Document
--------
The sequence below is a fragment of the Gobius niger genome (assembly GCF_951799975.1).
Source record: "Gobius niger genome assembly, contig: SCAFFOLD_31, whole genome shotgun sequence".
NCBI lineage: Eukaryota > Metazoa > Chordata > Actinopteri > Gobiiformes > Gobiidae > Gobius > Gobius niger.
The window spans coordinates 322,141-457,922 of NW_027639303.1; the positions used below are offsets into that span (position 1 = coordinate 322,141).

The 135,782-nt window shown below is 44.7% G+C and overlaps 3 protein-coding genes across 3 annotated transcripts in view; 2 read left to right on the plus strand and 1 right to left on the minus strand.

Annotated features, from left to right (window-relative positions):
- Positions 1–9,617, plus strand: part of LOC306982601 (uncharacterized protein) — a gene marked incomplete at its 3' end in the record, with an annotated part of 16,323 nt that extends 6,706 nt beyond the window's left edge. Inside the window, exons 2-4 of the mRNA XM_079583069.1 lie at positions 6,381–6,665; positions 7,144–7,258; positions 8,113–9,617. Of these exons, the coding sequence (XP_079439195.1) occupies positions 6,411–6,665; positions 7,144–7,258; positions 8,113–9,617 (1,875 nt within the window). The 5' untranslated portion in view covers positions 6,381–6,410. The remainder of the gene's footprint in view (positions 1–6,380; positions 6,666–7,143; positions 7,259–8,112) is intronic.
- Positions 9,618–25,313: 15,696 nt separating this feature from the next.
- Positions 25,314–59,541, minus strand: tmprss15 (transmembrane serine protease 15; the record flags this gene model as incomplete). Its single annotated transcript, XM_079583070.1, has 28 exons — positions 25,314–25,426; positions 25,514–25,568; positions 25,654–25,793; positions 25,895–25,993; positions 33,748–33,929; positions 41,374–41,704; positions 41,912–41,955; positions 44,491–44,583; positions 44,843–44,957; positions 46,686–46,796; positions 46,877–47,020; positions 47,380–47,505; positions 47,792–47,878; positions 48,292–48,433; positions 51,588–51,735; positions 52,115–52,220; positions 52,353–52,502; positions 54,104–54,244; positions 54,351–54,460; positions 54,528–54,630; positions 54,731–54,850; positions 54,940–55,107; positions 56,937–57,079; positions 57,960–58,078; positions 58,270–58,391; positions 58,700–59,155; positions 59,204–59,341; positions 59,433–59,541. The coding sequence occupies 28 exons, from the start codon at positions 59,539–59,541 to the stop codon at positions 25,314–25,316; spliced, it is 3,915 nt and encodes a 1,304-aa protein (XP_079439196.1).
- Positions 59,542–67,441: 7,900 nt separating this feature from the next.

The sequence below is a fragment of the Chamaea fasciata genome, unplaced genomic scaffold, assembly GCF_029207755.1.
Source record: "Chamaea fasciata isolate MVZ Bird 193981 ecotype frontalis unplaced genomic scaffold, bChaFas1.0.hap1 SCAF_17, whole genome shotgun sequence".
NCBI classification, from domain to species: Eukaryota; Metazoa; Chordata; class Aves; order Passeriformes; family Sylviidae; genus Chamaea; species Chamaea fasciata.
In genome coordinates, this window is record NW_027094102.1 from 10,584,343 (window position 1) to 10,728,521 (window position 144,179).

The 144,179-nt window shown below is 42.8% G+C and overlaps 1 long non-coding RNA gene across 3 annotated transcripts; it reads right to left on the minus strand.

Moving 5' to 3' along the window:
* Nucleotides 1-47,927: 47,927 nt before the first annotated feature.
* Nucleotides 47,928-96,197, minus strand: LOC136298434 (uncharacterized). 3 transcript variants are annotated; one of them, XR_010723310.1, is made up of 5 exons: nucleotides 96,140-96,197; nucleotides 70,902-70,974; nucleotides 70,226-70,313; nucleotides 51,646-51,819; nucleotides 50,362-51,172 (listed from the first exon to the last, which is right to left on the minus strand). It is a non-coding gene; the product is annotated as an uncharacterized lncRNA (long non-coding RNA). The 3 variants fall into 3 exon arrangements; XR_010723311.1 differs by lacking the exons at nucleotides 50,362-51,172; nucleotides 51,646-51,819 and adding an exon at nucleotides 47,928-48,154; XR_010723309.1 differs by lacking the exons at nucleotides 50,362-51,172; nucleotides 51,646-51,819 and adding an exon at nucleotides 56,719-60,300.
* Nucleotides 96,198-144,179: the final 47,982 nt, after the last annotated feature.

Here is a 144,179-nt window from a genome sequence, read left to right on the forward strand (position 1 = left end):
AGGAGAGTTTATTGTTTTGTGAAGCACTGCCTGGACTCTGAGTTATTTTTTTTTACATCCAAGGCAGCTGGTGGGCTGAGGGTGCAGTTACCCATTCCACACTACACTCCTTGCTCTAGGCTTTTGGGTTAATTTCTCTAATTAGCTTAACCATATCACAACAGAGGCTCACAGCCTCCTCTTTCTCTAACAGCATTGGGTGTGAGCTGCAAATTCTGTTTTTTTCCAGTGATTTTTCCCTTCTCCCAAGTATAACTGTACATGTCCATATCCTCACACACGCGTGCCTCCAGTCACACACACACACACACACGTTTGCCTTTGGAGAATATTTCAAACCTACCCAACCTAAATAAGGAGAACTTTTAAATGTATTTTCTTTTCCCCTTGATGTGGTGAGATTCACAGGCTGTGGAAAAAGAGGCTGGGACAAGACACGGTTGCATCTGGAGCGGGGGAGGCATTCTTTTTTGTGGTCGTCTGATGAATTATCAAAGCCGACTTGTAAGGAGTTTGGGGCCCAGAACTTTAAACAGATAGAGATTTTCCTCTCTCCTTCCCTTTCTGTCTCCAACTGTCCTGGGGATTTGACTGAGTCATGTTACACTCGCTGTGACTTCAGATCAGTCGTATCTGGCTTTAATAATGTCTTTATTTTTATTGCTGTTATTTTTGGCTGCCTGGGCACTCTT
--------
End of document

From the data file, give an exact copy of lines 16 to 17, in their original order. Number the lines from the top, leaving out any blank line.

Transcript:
Moving 5' to 3' along the window:
* Nucleotides 1-47,927: 47,927 nt before the first annotated feature.